J Integr Plant Biol. ›› 2018, Vol. 60 ›› Issue (9): 796-804.DOI: 10.1111/jipb.12689

Special Issue: Abiotic Stresses Special Issue on Cell Signaling

• Invited Expert Reviews • Previous Articles     Next Articles

Unraveling salt stress signaling in plants

Yongqing Yang and Yan Guo*   

  1. State Key Laboratory of Plant Physiology and Biochemistry, College of Biological Sciences, China Agricultural University, Beijing 100193, China


    Email: Yan Guo (guoyan@cau.edu.cn)
  • Received:2018-01-30 Accepted:2018-06-08 Online:2018-06-15 Published:2018-09-01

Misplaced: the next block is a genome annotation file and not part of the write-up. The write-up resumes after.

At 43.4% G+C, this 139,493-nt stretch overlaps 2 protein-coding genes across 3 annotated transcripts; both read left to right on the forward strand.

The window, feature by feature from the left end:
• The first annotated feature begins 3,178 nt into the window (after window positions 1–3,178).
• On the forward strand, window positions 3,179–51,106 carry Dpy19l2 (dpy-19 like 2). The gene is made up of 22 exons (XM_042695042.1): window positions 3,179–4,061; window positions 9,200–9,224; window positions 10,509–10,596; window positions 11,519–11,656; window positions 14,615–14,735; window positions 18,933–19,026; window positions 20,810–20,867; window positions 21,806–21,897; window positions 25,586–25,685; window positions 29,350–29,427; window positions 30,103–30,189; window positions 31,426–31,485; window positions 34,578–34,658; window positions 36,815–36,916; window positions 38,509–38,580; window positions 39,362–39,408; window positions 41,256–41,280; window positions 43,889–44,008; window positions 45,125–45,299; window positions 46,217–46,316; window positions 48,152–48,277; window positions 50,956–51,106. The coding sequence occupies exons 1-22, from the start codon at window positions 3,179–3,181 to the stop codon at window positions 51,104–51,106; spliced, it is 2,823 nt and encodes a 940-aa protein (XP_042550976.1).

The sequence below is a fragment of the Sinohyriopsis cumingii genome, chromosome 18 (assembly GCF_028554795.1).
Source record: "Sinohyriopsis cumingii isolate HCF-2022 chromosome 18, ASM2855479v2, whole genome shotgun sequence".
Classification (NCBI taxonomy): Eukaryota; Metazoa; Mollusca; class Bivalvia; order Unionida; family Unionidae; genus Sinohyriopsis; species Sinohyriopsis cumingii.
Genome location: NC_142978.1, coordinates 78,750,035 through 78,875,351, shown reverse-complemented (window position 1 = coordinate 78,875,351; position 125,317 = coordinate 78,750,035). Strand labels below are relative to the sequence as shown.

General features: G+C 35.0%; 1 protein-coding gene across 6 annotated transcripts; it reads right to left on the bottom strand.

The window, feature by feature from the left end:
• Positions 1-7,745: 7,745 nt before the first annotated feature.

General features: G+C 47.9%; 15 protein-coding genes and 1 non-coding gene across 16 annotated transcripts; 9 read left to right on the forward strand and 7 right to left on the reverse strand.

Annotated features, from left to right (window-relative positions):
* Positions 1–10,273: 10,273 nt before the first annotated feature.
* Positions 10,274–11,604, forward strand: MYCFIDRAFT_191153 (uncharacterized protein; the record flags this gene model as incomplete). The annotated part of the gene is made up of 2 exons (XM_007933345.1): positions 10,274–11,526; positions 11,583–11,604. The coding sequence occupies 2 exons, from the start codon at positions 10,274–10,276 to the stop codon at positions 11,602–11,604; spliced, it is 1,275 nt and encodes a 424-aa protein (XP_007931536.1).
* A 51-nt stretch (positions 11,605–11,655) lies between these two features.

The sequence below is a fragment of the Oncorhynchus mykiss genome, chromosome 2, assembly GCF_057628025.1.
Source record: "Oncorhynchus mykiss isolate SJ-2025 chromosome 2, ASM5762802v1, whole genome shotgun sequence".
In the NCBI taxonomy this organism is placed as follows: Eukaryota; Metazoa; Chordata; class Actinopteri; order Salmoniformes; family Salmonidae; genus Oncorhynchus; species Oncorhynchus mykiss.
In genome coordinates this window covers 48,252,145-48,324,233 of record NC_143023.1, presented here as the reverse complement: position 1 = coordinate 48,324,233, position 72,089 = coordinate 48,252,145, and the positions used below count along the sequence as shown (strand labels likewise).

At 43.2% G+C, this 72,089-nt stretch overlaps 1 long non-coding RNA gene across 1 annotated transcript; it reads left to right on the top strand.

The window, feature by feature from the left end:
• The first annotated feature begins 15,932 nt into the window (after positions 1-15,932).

Salt stress is a major environmental factor limiting plant growth and productivity. A better understanding of the mechanisms mediating salt resistance will help researchers design ways to improve crop performance under adverse environmental conditions. Salt stress can lead to ionic stress, osmotic stress and secondary stresses, particularly oxidative stress, in plants. Therefore, to adapt to salt stress, plants rely on signals and pathways that re-establish cellular ionic, osmotic, and reactive oxygen species (ROS) homeostasis. Over the past two decades, genetic and biochemical analyses have revealed several core stress signaling pathways that participate in salt resistance. The Salt Overly Sensitive signaling pathway plays a key role in maintaining ionic homeostasis, via extruding sodium ions into the apoplast. Mitogen-activated protein kinase cascades mediate ionic, osmotic, and ROS homeostasis. SnRK2 (sucrose nonfermenting 1-related protein kinase 2) proteins are involved in maintaining osmotic homeostasis. In this review, we discuss recent progress in identifying the components and pathways involved in the plant's response to salt stress and their regulatory mechanisms. We also review progress in identifying sensors involved in salt-induced stress signaling in plants.

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